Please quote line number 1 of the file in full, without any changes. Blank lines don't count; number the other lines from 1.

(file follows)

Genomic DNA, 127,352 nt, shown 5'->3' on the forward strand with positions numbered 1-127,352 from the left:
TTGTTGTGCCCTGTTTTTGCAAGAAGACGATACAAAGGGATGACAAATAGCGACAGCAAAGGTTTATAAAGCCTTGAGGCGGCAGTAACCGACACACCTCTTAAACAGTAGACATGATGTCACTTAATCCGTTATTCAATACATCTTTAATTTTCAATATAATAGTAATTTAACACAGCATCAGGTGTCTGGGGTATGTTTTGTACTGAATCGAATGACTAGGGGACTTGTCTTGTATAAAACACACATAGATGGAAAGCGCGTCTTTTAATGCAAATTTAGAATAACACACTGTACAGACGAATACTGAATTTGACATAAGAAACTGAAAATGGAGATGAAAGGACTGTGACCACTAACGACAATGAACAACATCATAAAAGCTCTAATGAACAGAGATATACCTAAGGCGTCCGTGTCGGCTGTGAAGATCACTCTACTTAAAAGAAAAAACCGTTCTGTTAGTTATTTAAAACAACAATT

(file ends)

Genomic DNA, 127,352 nt, shown 5'->3' on the forward strand with positions numbered 1-127,352 from the left: